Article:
A command that never goes unnoticed is the mv command. This command is simple to use, but it allows us to move or rename a file or directory. It belongs to those management commands that are easy to use and allows us to have more flexibility when handling files.
The mv command, what is it?
In Linux, the mv command is mainly used to move files and folders from one location to another. But if the file or directory exists, then it will replace it. Therefore, this command is also used to rename files and folders, although it is not its forte.
This command belongs to the GNU Utils, so you can have it available in all Linux distributions that exist. So, as with the free command, we won’t have to install anything or do any extra procedures.
It is also necessary to say that the mv command is one of the most used tools in scripts or in the use of the terminal. It is very efficient and, at least personally, I use it to move large files because it is very fast.
If you are new to Linux, learning how to use the mv command is a must.
So let’s go for it.
Using the mv command in Linux
In this post, we will use examples to better explain the use of the command.
If you want to move a file to another location, you just need to execute this syntax.
mv [file-path] [destination]
mv file1.txt /home/user/Documents
Remember that with the mv command, you can use relative paths and absolute paths.
Another thing you have to remember is that if in the destination there is a file with the same name, it will be overwritten. So be careful.
You can move several files at the same time.
mv file1.txt file2.txt /home/user/Downloads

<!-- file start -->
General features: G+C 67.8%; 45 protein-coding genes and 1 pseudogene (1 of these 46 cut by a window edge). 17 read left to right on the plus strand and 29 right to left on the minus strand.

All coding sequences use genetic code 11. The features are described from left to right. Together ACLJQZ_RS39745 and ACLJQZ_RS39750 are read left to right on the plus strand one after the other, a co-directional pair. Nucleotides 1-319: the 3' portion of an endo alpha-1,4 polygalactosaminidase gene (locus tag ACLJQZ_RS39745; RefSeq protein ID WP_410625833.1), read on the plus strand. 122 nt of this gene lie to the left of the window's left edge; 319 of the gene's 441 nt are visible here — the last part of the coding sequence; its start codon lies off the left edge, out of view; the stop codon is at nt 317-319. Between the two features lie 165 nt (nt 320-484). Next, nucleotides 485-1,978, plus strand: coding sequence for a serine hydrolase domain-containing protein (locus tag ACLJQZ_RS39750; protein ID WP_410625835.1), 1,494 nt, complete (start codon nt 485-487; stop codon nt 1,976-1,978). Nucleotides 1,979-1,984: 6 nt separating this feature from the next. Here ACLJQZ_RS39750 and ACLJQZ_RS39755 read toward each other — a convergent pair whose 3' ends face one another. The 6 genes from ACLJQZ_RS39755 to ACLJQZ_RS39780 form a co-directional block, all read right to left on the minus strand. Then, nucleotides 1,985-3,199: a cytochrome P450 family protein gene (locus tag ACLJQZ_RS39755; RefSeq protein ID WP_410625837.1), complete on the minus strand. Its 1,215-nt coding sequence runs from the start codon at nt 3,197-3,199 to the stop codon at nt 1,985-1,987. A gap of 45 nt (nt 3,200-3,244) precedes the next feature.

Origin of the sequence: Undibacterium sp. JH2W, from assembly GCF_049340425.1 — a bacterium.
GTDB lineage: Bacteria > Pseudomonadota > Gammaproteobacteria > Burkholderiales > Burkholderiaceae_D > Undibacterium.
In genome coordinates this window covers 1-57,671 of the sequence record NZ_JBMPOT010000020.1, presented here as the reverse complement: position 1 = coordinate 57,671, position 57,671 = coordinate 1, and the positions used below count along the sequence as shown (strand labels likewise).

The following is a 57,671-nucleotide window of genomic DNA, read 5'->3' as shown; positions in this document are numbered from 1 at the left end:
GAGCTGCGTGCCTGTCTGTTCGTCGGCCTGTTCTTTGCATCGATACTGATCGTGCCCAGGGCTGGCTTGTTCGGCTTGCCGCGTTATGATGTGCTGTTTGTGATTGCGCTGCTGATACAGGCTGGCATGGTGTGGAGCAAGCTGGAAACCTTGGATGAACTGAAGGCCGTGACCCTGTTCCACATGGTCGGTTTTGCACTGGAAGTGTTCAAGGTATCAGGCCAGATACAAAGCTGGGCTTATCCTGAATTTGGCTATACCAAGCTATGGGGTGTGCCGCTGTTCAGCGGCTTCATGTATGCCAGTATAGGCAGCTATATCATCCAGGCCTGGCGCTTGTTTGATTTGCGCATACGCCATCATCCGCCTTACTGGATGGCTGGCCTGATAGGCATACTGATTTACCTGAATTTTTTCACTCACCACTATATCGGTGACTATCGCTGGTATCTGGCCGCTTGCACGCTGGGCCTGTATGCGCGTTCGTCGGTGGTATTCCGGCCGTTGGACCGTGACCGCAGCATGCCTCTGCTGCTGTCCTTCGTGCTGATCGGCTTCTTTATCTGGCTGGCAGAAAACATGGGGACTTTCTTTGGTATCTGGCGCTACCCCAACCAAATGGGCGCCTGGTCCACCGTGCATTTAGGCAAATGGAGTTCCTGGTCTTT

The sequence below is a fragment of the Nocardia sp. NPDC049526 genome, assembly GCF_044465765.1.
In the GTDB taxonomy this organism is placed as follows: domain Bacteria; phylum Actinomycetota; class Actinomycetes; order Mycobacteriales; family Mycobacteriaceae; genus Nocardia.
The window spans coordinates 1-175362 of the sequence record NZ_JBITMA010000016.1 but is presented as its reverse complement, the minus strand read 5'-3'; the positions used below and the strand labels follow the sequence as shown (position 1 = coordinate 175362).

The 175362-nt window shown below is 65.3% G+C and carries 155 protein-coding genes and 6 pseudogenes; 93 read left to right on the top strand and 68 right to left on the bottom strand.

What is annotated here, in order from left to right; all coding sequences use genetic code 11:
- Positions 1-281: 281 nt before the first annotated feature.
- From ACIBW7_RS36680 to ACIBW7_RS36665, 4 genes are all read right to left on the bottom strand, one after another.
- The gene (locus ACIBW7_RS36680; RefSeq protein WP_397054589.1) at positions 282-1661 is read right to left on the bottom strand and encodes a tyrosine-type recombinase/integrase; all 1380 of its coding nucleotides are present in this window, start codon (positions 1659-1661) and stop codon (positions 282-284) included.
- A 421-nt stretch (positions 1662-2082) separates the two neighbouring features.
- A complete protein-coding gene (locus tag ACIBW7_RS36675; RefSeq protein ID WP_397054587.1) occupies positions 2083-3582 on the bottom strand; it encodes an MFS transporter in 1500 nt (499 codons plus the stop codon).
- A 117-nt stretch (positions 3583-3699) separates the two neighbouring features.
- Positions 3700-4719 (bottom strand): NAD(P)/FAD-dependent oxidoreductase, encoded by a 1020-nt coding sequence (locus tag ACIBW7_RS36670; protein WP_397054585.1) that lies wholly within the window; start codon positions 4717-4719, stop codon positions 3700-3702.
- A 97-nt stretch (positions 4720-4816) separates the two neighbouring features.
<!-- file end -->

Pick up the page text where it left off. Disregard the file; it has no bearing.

You can also use absolute paths
mv file1.txt /home/user/file2.txt /home/user/Downloads
As with many commands, mv accepts the use of wildcards. For example, you can move all files of one type.
mv *.txt ~/Documents
In the same way, you can move directories to another location. For example:
mv /home/user/docs ~/Documents/
This will move the entire
docs folder to the new path.
To rename a file, you only have to use a syntax like the one shown below
mv file.txt file1.txt
This way, the file
file.txt will now be called
file1.txt and will be in the same location.
The same goes for directories.
mv docs/ Docs/
So, the folder
docs/ will now be called
As you can see, it is straightforward to do.
More uses of the mv command
If you are working with scripts or sensitive files, you can tell the command to ask for a confirmation before moving the files. This is achieved with the
mv -i file1.txt ~/Pictures/
to complete the process, answer
Moreover, we can force
mv to only move files that are newer than the ones in the destination. This is quite useful to avoid losing valuable files through overwriting.
To achieve this, you can use the
mv -u file1.txt ~/Documents/
There, the command will only be executed if the file
file1.txt is newer than the one in
To make a backup before moving the files, there is the
-b option. Important to always use it because if you make a mistake in moving the wrong files you can always get them back.
mv -b *.txt ~/Documents/
So, before moving them, we will have a copy of these files.
In scripts, it is useful to show everything we are doing. The
mv command can also do it thanks to the
mv -v *.txt ~/Documents/
You can use it, as simple as that.
The mv command is a basic command in the daily use of Linux in the terminal. This command allows us to move files, but also to rename files and folders.
I hope you found this guide useful and that you help us to grow by sharing this with your friends.